Diversity, equity and inclusion (DE&I) are not just buzzwords. It is our role as real estate professionals to incorporate diversity, equity, and inclusion into everything that we do. For our industry, it’s particularly important as it relates to homeownership rates. It may not surprise you that there is a major discrepancy between the homeownership rates of white and non-Hispanic Americans and those considered diverse communities.
Homeownership Rates (2021 Q2)
● White & Non-Hispanic: 74.2%
● AAPI: 58.7%
● LGBTQ: 49%
● Hispanic: 47.5%
● Black: 44.6%
This discrepancy illustrates the need for brokers to reaffirm their commitment to help overturn the very real barriers to homeownership for diverse communities. It can start by looking within at company culture. As business leaders, real estate brokers can identify new approaches and cultivate a culture that equips and empowers agents to better serve diverse communities. Not only will this pave the way for equality, opportunity, and fairness in our industry, but it can help strengthen your company, foster innovation and fuel growth.
We always took great pride in our inclusive Wilkinson ERA Real Estate culture that included an agent pool that speaks 14 languages and consists of a wide variety of ethnicities, religions, sexual orientations, and political affiliations.
As a result of the increased national spotlight on DE&I challenges and issues, one of our agents, Tammy Wilson, approached our leadership team and encouraged us to do more. Not only did we have to do a better job in assisting the Black community in the Charlotte area, along with other diverse communities, but we had to create more opportunities for representation, adding to and expanding our diverse agent population.
Our goal was simple. We intended to rise to the occasion and become a DE&I leader. Here are a few ways we’ve been moving real estate in a new direction to create a culture that continues to embrace diversity.
Drive the Conversation
The first step in this journey was the most important. We created a Black, Indigenous, and People of Color Committee (BIPOC), which has aided us in developing new, core company values, while also helping us formulate an action plan to get diverse communities more involved in the homeownership process. In one of those early meetings, Tammy summed it up really well.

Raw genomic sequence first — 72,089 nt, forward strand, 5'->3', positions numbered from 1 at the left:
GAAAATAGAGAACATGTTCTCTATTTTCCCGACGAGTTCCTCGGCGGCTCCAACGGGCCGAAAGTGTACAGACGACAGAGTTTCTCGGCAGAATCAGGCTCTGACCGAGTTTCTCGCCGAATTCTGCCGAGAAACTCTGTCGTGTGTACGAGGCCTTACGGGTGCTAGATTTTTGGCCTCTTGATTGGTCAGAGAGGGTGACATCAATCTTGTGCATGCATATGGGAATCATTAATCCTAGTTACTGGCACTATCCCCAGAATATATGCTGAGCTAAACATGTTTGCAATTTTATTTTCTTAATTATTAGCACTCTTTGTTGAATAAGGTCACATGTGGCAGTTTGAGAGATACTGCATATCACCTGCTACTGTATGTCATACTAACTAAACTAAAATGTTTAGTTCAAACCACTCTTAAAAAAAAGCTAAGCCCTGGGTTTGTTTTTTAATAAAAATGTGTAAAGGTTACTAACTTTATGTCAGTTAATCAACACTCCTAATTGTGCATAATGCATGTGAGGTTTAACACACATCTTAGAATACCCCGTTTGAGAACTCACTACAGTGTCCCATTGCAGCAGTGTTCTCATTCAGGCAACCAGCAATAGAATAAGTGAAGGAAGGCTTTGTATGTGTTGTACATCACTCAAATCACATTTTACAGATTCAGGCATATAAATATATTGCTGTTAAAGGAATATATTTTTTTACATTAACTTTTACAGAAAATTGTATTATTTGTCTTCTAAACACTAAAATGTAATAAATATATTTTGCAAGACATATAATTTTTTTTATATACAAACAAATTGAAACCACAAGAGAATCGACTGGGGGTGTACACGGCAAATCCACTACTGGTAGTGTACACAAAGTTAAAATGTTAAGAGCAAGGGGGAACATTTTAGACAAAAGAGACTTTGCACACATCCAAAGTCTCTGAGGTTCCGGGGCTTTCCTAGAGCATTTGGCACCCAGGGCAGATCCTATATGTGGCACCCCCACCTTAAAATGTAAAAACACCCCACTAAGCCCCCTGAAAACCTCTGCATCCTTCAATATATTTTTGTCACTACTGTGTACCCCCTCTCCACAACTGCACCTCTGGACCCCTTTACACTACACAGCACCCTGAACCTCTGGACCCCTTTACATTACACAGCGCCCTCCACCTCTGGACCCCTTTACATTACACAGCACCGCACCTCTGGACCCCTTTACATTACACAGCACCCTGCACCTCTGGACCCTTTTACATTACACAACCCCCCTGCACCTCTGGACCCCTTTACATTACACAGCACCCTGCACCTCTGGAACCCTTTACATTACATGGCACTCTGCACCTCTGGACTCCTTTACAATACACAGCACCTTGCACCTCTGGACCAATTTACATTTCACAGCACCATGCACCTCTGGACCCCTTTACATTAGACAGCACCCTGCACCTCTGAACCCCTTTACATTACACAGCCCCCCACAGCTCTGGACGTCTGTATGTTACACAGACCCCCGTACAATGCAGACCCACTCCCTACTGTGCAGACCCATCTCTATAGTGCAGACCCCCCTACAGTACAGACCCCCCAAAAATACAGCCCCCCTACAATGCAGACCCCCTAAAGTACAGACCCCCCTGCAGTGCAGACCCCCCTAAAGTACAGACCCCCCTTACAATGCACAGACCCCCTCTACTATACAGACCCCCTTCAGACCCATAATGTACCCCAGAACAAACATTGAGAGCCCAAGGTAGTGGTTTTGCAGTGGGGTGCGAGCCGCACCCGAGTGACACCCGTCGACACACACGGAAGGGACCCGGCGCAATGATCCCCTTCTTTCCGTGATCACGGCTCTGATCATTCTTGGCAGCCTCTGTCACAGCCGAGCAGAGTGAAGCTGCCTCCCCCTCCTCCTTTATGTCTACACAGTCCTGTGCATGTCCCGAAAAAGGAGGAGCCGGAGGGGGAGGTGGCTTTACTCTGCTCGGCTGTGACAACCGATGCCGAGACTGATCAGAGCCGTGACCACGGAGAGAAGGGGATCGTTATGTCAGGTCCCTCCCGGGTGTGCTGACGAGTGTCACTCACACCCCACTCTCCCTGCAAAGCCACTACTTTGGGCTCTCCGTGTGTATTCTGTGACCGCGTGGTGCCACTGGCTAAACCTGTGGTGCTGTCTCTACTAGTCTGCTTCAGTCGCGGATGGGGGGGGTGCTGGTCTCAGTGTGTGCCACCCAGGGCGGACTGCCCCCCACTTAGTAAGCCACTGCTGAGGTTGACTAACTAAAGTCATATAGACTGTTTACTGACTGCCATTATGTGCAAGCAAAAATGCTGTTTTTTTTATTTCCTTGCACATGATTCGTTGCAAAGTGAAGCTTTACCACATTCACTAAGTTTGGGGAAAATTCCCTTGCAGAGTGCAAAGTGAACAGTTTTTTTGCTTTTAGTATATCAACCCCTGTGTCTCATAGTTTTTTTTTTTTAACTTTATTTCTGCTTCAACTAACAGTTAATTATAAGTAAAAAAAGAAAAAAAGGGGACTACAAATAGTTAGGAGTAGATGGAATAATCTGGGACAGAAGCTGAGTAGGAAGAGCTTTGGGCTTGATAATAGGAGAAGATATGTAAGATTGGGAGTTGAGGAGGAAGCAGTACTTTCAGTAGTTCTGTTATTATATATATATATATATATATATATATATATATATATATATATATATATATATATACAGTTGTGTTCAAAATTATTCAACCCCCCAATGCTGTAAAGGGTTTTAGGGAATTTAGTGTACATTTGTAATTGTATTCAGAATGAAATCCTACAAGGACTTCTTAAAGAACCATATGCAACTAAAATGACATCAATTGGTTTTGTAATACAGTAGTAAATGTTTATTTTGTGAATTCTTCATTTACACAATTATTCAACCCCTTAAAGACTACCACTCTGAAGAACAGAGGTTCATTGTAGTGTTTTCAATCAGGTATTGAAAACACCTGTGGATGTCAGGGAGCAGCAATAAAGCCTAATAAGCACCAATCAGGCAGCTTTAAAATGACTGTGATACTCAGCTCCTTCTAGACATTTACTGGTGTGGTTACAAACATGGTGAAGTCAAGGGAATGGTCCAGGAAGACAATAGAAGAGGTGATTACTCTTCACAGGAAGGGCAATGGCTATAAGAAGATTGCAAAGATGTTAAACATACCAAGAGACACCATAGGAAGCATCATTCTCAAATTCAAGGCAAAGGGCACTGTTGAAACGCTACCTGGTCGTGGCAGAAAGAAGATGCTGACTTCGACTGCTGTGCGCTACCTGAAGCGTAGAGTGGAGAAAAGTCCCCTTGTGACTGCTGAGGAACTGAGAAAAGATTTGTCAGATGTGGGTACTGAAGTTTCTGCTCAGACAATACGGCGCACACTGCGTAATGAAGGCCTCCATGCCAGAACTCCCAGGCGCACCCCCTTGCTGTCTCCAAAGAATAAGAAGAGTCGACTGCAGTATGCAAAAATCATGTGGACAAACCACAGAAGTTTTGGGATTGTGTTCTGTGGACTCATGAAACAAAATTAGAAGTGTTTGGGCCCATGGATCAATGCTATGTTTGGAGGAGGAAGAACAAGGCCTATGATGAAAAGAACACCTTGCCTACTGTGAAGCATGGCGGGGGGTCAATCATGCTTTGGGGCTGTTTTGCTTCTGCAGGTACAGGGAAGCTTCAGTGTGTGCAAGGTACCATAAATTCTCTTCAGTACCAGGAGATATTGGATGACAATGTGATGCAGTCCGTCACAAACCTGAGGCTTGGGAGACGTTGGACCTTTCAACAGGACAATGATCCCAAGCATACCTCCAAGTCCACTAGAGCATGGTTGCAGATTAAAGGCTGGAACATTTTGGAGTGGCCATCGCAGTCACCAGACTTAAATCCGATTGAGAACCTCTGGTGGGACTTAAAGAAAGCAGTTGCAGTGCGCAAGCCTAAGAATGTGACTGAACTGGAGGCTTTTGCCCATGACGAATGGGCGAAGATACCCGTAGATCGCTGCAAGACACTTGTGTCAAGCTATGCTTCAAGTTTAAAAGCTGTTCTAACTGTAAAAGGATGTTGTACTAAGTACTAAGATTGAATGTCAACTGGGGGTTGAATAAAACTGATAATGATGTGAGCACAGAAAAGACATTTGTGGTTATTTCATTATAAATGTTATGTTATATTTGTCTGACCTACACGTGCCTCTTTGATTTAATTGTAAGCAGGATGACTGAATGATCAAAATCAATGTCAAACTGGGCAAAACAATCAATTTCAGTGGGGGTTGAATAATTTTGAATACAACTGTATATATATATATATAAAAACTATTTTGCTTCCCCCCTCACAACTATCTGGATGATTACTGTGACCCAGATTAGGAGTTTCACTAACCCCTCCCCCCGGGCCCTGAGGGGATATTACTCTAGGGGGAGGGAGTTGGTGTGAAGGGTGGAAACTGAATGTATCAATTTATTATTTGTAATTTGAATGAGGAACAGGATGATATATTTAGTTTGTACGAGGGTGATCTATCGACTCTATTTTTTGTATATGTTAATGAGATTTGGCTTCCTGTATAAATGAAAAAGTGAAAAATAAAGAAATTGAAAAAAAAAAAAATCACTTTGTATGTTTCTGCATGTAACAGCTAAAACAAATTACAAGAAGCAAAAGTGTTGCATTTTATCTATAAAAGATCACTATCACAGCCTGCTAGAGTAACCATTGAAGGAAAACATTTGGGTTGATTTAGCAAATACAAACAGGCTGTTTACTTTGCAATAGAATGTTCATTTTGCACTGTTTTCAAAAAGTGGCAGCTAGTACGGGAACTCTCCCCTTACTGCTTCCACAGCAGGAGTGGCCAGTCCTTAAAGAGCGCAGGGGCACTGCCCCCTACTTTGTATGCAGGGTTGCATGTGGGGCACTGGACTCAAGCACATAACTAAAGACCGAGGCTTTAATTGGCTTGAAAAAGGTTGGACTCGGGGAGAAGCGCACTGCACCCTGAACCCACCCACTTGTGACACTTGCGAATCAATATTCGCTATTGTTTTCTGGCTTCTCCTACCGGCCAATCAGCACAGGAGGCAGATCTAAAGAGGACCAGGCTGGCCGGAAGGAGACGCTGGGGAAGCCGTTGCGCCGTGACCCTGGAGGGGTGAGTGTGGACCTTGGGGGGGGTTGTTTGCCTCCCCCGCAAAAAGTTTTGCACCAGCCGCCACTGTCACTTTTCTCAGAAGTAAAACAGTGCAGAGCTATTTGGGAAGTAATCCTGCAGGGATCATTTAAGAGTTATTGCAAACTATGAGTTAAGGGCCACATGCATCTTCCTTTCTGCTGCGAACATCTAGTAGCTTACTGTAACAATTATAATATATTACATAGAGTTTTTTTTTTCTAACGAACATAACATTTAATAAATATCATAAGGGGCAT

“My hope is that this work is not simply a moment but is a sustainable movement for change. Our Wilkinson ERA leadership welcomed an honest, direct conversation about racial equity, diversity and inclusion and the BIPOC Committee was birthed from that willingness to listen, and most importantly, their commitment to taking action.”
Part of this work led to increased efforts to engage with minority-owned businesses and to create localized advertisements addressing the gaps in homeownership between Black and White populations.
We also looked inward at our hiring practices and have emphasized the importance of diverse talent. For example, we recently hired a new Broker-in-Charge. While extremely deserving of this position and our leading candidate, we recognized this member of our growth and development team as the first Black person to hold a leadership role in our company. Inspired by our recent progress, we will continue our forward momentum and intentionally work towards improving our hiring processes to ensure we can best represent the communities we serve.
Another major step was making NAR’s Implicit Bias training mandatory for our staff. We also encouraged our existing agents to take the course and now include the program in our new agent onboarding. Our experience with implicit bias training has been extremely valuable. It has helped us understand our unconscious thoughts and motivates us to further diminish bias.
Recently, we established a mentorship program that, in addition to providing guidance and support for new agents, can assist them in learning how to properly promote diversity and inclusion throughout their real estate business. Our mentorship program will extend to providing internships to college and university students to create opportunities for inclusion for leaders of color from a young age.
It has been 15 months of reflection and positive change within our company. The conversations have been honest and, oftentimes difficult, but we are moving in the right direction. The door has been opened for us to create change and reach the underserved potential homeowners in the Carolinas. Our commitment to building an inclusive culture is central to everything we do and a core component of our company values.
Diversity, equity and inclusion programs aren’t just a trend that will fizzle out in a few years’ time. There is a fundamental need for businesses that want to succeed now and in the future. The days of “checking boxes” are over. Now is the time to truly implement change.